In CML, Next-Generation TKIs Aim to Boost Outcomes

Ben Leach
Published Online: Friday, November 30, 2012
Dr. Jorge E. Cortes

Jorge E. Cortes, MD

While many patients with chronic myeloid leukemia (CML) have benefited tremendously from imatinib (Gleevec) and other tyrosine kinase inhibitors (TKIs), that benefit only occurs if the drugs work initially and continue to work for years without the patient developing resistance. As a result, researchers are continuing to investigate TKIs to help manage patients who either do not respond to initial therapy or relapse after subsequent treatment.

Two new drugs, bosutinib (Bosulif) and ponatinib, are promising candidates for third-line use in patients who fail on second-line TKI therapy, and are being explored as second-line therapies in their own right.

While both drugs are designed to treat the same group of patients, the expanding armamentarium of therapies for this particular tumor type is allowing oncologists to consider adverse events, mutational status, and dose scheduling to select the best treatment possible, even among a group of drugs that each most likely would be able to provide some degree of benefit to the patient.

Jorge E. Cortes, MD, deputy chair of the Department of Leukemia at The University of Texas MD Anderson Cancer Center in Houston, operates the largest CML research center in the world and served as lead investigator on the key clinical trials for both bosutinib and ponatinib. The results of these trials led to the recent FDA approval of bosutinib and the priority review that the FDA granted to ponatinib.

Cortes explained that about 60% to 65% of patients with CML have a positive outcome when they receive initial treatment with imatinib. While that number is encouraging, it means that more than a third of patients do not respond to the drug. Likewise, among the patients who fail on imatinib and receive second-line therapy with dasatinib (Sprycel) and nilotinib (Tasigna), fewer than half of those patients respond well to the second-line therapy, Cortes said.

“If you put those two lines of therapy together, most patients do well,” Cortes said. “However, that’s no consolation to all of those who are not doing well, and we need to improve on those things. That’s where these new drugs come in. You can, for now, at least offer them another option so you can get them to have a good outcome. Even when they fail the prior therapy, they still have the possibility of a good response and a durable response.”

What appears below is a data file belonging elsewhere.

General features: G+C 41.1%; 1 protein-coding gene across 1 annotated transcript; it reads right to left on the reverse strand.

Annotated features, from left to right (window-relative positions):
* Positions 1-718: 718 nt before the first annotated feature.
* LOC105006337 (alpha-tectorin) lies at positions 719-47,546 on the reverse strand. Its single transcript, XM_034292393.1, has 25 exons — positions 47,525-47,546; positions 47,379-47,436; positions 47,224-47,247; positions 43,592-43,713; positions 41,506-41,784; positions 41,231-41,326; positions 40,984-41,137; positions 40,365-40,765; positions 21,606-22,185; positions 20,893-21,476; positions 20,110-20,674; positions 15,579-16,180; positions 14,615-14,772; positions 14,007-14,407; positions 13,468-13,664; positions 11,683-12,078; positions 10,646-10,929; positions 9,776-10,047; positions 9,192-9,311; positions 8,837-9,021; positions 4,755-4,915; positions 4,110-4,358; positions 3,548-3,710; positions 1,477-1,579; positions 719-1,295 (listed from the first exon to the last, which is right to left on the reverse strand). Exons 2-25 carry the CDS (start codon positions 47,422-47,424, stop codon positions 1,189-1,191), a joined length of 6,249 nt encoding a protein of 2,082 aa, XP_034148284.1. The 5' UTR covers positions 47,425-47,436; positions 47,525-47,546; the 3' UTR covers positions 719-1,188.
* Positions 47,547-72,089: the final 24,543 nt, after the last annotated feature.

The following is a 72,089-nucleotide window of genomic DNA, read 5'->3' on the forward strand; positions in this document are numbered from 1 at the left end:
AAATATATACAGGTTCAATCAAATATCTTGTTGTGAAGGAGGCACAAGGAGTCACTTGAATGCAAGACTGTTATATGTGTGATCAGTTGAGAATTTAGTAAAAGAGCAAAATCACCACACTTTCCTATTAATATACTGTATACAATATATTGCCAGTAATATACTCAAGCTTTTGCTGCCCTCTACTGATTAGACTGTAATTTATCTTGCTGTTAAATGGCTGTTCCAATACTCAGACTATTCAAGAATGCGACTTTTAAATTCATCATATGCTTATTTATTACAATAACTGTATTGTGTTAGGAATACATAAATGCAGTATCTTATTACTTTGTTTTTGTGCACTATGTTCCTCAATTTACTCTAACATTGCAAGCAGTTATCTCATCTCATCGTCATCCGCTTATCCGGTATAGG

Bosutinib Approved as Later Therapy

In September, the FDA approved bosutinib for the treatment of patients with chronic-, accelerated-, or blast-phase Philadelphia chromosome-positive CML who have developed resistance or intolerance to prior therapy.

The approval was based on the Study 200 trial, in which the number of patients, who had been previously treated only with imatinib, achieving a major cytogenetic response after bosutinib increased as the study continued. According to drug manufacturer Pfizer, updated results from a study originally published in Blood in 2011 showed that, after a minimum follow-up of 23 months, 53.4% of patients achieved a major cytogenetic response (MCyR). Of those patients, 52.8% experienced a MCyR lasting at least 18 months.1-2

However, results from the BELA trial were not as encouraging when bosutinib was compared head-to-head with imatinib in the front-line setting. Among patients with newly diagnosed, chronic-phase CML, the rate of complete cytogenetic response (CCyR) at 12 months among patients who received bosutinib 500 mg daily (70%; 95% CI, 64%–76%) was not statistically significantly superior when compared with imatinib 400 mg daily (68%; 95% CI, 62%–74%; two-sided P =.601).3

Cortes said that there are a number of reasons that may account for a lack of superiority demonstrated with bosutinib in this trial. He noted that one possible explanation is that the BELA trial consisted of an intentto- treat population, so that if patients achieved a CCyR nine months into the study, they would no longer be enrolled in the study at 12 months, when data from the trial were collected. Therefore, such patients would be considered as having failed the therapy even though they achieved the primary endpoint earlier.

Another possible explanation is that patients may not have been managed properly because investigators did not have a lot of experience with the drug, said Cortes. Nearly 19% of the 248 patients who initially received treatment in the BELA study discontinued the drug due to adverse events.

Table. Drugs for Adult Patients With CMLa

Agent Indications Sponsor FDA Status
Imatinib (Gleevec) Newly diagnosed CML in chronic phase

CML in blast crisis, accelerated phase, or chronic phase after failure of interferon-alpha therapy
 
Novartis Approved 5/2001

Approved 4/2003
Dasatinib (Sprycel) CML in chronic, accelerated, or blast phase in patients resistant or intolerant to prior therapy that included imatinib

Newly diagnosed CML in chronic phase
 
Bristol-Myers Squibb Approved 6/2006

Approved 10/2010
Nilotinib (Tasigna) CML in chronic and accelerated phases in patients resistant or intolerant to prior therapy that included imatinib

Newly diagnosed CML in chronic phase
 
Novartis Approved 10/2007

Approved 6/2010
Bosutinib (Bosulif) CML in chronic, accelerated, or blast phase in patients resistant or intolerant to prior therapy Pfizer Approved 9/2012
Ponatinib Resistant or intolerant CML Ariad Pharmaceuticals PDUFA Date 3/27/2013

aIn all cases, drugs are approved to treat patients with Philadelphia chromosome-positive CML.
CML indicates chronic myeloid leukemia; PDUFA, Prescription Drug User Fee Act.

Sources
FDA website ,Drugs@FDA.com, prescribing information for individual drugs, Ariad Pharmaceuticals news releases



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